Lead in the plumbing is something that nobody wants to discover they have. It’s universally known that lead can cause many problems to one’s health and have dire consequences for your body. But this issue is one that has not gone away completely, and there are still homes that will come with this problem because of their old pipes. The new question now presents itself: how can you deal with old lead plumbing in your home?
One way to discover if you have lead in your water is to check any potential sources for lead. The most common source of lead in drinking water is the pipes themselves. Certain older homes still have lead pipes, and they can leech lead particles into the water.
To know if you have lead pipes check the color because they usually have a dull grey color, if unpainted. The joints between pieces of pipes are rounded and look swollen, which is a helpful indicator. Scratch the grey-colored pipes and if they have a silvery sheen underneath. If they do, then they are made of lead.
When you have even a small inkling that there may be lead in your drinking water, stop using it altogether. This means no drinking, don’t use it for cooking and don’t use it for washing either. It may sound extreme, but since lead is so toxic it makes sense to avoid this water altogether until it’s safe.
Depending on the source of the lead contamination, there are a few ways to tackle the issue. Some can be quite pricy, however, so bear in mind that it might not be that easy.
Use Water Filters
Many popular water filters today use high-end technologies and hardware that help provide safe drinking water in your home. The most encountered water filters are ones that use carbon as the medium through which water is cleaned.
If it’s just for lead removal, activated carbon is known to remove some traces of it, but it might not be enough. It depends on how the filter itself is built, but it’s safe to say that something a little more powerful would be needed. There are examples of activated carbon filters that claim to remove up to 95% of lead content.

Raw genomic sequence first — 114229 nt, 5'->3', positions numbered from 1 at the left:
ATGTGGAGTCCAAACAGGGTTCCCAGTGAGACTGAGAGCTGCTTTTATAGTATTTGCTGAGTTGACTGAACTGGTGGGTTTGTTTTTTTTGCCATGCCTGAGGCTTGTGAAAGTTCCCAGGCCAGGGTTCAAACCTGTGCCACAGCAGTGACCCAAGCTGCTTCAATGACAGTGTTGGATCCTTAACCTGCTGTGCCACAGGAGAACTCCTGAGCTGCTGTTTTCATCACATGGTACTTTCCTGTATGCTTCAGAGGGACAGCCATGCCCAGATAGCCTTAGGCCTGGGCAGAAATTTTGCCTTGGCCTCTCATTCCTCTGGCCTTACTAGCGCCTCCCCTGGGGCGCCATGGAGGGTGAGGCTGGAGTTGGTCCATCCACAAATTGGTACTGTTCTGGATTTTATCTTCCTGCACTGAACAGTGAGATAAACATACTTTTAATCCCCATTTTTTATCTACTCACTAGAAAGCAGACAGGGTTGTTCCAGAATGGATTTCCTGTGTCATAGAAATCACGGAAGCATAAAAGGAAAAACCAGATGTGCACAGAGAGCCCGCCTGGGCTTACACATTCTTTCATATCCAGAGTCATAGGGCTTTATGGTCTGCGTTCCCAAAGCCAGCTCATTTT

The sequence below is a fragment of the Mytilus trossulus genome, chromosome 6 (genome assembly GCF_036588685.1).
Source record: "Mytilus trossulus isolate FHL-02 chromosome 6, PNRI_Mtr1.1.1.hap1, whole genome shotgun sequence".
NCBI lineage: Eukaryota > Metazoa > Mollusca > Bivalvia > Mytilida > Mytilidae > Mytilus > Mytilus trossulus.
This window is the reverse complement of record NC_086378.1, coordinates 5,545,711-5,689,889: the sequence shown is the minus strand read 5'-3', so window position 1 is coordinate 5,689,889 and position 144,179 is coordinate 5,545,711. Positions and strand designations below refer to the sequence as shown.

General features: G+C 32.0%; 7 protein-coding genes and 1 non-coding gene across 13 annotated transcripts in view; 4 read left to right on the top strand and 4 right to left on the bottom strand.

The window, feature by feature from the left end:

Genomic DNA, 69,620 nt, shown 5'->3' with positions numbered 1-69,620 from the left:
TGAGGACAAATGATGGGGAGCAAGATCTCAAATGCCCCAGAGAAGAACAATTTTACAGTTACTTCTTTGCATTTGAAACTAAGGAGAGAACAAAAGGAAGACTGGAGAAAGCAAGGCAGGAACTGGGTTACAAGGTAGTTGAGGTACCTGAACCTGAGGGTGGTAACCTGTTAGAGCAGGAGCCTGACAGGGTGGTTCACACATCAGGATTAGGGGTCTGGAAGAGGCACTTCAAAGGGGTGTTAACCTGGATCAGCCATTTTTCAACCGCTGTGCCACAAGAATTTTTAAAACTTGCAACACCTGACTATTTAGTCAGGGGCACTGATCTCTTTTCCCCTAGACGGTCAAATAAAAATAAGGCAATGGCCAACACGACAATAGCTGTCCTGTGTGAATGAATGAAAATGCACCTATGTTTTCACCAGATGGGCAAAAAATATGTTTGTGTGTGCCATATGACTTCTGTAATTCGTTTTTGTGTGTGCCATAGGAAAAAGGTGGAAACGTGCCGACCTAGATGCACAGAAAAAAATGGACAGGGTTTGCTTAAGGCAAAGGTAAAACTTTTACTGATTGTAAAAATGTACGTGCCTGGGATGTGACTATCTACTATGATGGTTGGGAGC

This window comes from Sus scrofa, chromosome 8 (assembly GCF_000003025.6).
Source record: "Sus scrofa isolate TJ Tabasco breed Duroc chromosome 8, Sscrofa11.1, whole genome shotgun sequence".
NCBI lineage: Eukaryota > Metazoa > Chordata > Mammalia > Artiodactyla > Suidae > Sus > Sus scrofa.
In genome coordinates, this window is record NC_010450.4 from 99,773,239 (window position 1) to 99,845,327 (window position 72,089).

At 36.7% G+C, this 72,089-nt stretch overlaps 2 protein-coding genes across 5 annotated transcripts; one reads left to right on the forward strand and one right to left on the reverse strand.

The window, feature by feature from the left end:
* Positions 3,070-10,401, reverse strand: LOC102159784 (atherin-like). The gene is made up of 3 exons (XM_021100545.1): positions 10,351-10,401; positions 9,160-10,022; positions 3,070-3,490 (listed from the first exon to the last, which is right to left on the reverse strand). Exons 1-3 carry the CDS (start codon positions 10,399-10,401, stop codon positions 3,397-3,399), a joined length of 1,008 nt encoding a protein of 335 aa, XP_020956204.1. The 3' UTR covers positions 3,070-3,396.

Activated carbon filters might not be the end-all-be-all solution for lead removal, but it is still better than nothing. The advantage of this kind of filter is that it’s readily available in many sizes and forms.
Even with a much more powerful filter for lead removal, it will probably just be a band-aid in the long run.
To ensure that water is entirely safe to drink and thus free of lead, much more drastic measures will be needed. Once the source of lead has been identified, it’s time to remove it entirely.
Before taking the leap to replace all the pipes, it’s important to make sure that the pipes are truly made of lead. There are other parts of the plumbing system that can also be responsible for lead contamination. Older homes can have brass faucets or pipe connectors that can leach lead into the water.
Specific water filters will be better at removing lead than others but it’s a temporary solution. As costly as it may be to replace the entire plumbing system, it’s a good price to pay for water safety. Certain homes could be viable for lead pipe replacement schemes, and it’s something to ask your local council representatives.